The industry has been paying tribute to Bill Price who has died from cancer aged 72, writes Jim Evans. During a long career as both engineer and producer, the unassuming studio maestro built a CV that is more than a little impressive and unlikely to be surpassed, with credits ranging from Tom Jones to the Sex Pistols and the Clash, with Elton John, Queen and numerous other luminaries in the mix.
Price started his career at Plessey Electronics, moving to Decca’s West Hampstead studios in the early Sixties where he cut his engineering teeth with such artists as Eric Clapton, John Mayall, the Moody Blues and Tom Jones.
In 1970, he joined the nascent AIR Studios in Oxford Street where he became chief engineer, was closely involved with the design and was involved in projects by Mott The Hoople, Pink Floyd, Stan Getz, Stevie Wonder and Paul McCartney.
When Chrysalis Records purchased both AIR and Wessex Studios in 1976, Price joined the latter as chief engineer and later, studio manager. There, he forged a working relationship with producer Chris Thomas, for whom he engineered productions by Elton John, Pete Townshend and the Pretenders among others.
Together, Price and Thomas created the Sex Pistols’ landmark release Anarchy in the UK. Speaking this month on Johnny Walker’s Sounds of the Seventies on BBC Radio 2, guitarist Steve Jones observed, “With professionals like Chris Thomas and Bill Price on the case, you just let it happen. You were in safe hands.”
Price’s long-time manager, Joyce Moore, says, “Bill was simply a fantastic person to work with. He combined the ‘old school’, laid-back approach with a serious appreciation of the technology involved. Simply put, all the artists wanted to work with him – and he could handle even the most awkward characters.”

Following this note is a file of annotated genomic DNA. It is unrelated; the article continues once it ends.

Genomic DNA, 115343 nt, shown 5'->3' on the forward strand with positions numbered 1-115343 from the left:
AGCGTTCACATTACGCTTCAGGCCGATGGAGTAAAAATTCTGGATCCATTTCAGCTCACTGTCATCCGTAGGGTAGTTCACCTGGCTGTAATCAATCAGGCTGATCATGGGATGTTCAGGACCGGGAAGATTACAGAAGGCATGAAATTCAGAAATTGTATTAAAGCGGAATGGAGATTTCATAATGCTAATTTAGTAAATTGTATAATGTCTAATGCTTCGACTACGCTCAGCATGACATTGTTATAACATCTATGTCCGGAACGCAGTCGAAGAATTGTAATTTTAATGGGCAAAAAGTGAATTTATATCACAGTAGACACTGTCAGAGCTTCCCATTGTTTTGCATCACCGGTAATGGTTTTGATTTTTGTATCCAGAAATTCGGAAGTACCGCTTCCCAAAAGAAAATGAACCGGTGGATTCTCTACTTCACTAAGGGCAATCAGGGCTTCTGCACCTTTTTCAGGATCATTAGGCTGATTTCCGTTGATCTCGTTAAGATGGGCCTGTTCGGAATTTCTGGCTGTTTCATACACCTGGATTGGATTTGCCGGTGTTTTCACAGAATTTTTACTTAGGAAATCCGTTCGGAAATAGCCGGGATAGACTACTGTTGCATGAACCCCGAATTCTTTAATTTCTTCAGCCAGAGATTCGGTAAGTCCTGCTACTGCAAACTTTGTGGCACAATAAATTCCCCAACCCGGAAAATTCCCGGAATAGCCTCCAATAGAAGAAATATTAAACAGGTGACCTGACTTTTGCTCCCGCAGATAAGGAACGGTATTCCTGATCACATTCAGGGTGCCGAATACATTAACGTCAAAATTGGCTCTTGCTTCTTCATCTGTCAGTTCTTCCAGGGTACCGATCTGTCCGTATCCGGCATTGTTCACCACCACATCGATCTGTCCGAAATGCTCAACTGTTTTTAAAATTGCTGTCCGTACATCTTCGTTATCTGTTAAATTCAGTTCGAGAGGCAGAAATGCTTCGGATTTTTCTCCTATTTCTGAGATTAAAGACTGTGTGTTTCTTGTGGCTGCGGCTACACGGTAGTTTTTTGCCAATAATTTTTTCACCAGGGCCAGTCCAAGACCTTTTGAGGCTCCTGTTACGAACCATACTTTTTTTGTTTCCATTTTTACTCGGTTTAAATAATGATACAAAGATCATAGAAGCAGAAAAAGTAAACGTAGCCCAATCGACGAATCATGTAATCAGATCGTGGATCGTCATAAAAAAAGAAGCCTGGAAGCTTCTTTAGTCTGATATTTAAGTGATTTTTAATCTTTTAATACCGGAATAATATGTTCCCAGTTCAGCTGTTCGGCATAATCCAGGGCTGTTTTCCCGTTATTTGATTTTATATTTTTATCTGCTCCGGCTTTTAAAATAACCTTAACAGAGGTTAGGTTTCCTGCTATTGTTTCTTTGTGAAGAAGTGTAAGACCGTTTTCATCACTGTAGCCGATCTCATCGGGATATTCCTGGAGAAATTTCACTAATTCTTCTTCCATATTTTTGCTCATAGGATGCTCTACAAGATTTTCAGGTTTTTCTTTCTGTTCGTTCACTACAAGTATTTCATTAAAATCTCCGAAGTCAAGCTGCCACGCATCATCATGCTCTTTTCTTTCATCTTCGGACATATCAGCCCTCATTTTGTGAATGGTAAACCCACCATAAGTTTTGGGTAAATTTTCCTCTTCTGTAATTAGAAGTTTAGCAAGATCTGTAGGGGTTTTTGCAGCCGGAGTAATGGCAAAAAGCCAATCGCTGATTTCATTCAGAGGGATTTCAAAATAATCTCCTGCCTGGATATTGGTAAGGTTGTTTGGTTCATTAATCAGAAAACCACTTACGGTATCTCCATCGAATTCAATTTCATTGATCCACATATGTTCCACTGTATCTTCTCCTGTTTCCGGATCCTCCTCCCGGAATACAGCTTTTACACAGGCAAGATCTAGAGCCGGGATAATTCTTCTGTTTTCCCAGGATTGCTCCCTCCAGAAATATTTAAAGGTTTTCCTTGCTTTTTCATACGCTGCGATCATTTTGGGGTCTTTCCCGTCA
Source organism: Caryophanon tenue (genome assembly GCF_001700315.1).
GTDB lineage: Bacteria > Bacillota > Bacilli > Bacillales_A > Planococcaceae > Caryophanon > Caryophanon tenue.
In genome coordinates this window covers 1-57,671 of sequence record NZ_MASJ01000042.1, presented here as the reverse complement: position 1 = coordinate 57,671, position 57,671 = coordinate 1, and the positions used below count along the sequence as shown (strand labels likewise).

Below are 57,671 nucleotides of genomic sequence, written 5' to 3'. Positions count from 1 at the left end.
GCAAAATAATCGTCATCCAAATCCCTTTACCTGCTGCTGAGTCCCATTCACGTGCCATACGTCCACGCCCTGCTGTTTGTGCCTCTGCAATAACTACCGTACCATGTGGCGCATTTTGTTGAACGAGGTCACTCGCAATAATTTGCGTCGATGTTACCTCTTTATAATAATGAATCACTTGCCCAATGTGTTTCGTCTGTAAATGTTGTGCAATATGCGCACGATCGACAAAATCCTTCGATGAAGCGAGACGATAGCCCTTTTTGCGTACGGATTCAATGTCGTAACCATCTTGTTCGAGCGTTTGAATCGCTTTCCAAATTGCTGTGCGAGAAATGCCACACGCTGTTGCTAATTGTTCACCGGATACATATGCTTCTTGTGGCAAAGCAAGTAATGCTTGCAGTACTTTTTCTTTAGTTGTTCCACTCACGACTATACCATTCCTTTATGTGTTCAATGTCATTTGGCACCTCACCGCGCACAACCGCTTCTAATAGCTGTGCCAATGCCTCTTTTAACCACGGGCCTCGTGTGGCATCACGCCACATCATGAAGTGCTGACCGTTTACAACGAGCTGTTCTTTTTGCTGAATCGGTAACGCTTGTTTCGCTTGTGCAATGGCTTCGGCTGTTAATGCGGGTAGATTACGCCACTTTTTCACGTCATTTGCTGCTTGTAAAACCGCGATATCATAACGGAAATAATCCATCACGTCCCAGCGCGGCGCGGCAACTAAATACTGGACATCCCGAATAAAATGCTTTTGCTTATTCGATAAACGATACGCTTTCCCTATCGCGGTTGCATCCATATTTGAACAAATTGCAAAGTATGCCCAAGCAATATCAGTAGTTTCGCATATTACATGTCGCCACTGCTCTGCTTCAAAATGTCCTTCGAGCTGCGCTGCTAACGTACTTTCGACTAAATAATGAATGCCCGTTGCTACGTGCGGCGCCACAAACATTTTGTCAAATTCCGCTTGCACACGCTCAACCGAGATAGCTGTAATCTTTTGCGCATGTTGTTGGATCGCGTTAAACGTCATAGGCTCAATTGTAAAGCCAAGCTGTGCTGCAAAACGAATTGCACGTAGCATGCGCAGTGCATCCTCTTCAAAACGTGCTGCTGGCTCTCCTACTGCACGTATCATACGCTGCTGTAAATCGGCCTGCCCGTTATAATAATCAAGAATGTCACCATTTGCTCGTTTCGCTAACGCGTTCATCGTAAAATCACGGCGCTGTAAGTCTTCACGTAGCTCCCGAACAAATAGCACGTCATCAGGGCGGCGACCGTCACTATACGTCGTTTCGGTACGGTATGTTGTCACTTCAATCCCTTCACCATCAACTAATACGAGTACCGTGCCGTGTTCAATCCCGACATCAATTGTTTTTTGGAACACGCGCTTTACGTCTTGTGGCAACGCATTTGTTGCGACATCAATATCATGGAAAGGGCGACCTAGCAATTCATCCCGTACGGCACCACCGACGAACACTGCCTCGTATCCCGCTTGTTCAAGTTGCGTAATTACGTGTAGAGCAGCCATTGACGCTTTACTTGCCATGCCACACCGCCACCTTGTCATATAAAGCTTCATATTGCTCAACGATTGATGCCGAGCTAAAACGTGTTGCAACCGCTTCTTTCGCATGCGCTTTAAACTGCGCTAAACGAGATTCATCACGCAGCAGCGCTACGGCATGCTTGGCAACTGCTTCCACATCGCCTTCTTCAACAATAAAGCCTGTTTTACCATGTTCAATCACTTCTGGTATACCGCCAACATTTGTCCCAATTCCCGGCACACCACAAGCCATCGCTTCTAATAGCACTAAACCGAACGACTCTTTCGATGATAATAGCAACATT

Dave Harries, who worked with Price at AIR, and remained a lifelong friend, told PSNEurope: “I first met Bill in 1970 when he joined Air from Decca. The Air staff were basically a combination of ex EMI and Decca staff plus engineers from Denham Studios on the film side. Bill being very technical immediately contributed his knowledge to assisting in the installation and working procedures in conjunction with Keith Slaughter.
“Bill was George’s engineer of choice and there is no doubt that Bill’s contribution greatly enhanced AIR’s reputation and immediate success. I can honestly say that of all the engineers that I have worked with over the years Bill was probably the greatest. He could get a good sound in a very short time and had the most perfect studio etiquette.
“His technical knowledge was quite exceptional, he showed great confidence and exhibited a quiet generosity with this knowledge which he freely shared with his assistants and other staff. I reckon that Bill engineered almost 400 albums, including the production of 100 during his working life – that’s one album every six weeks! Bill was the best and I was very honoured to know him and extremely fortunate to be able to work alongside him.”
Chris Thomas adds: “Quite simply, Bill was one of the best engineers this country ever produced, which means that he was one of the best in the world. His technical knowledge seemed infinite and I was very fortunate to benefit from that knowledge, as were so many others who learnt from him both at Wessex and at AIR. He was also extremely patient – how he put up with me I will never know.”
Joyce Moore concludes, “Looking back, we had a lot of fun and laughter along the way, even over the past year when he was so ill. We will miss him.”
Bill Price leaves his wife, Denis and son, Billy. His funeral will take place at Haycombe Crematorium, Bath, BA2 2RQ, at 1.45pm on Thursday 26 January. Family have requested that in lieu of sending flowers, any donations should be made to The Dorothy House Hospice, www.dorothyhouse.org.uk.